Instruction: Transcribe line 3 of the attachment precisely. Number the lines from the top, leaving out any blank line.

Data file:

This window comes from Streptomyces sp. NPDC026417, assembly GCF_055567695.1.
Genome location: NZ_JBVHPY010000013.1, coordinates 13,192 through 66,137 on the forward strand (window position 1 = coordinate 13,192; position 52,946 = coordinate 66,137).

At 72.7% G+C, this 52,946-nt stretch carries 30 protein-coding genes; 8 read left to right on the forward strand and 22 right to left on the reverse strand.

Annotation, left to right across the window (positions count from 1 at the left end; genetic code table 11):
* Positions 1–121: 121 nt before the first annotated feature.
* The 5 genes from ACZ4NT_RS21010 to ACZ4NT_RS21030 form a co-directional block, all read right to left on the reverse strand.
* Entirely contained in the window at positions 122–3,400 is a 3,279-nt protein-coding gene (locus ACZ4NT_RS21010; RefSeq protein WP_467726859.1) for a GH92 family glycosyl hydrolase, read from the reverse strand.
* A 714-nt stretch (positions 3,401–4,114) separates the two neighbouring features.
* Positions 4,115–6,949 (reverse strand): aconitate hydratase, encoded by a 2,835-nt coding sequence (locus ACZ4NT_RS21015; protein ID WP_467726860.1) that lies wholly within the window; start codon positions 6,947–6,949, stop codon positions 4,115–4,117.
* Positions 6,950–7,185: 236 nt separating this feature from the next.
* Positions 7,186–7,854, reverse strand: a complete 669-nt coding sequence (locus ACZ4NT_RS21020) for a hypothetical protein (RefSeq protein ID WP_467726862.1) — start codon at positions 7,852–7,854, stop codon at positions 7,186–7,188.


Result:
At 72.7% G+C, this 52,946-nt stretch carries 30 protein-coding genes; 8 read left to right on the forward strand and 22 right to left on the reverse strand.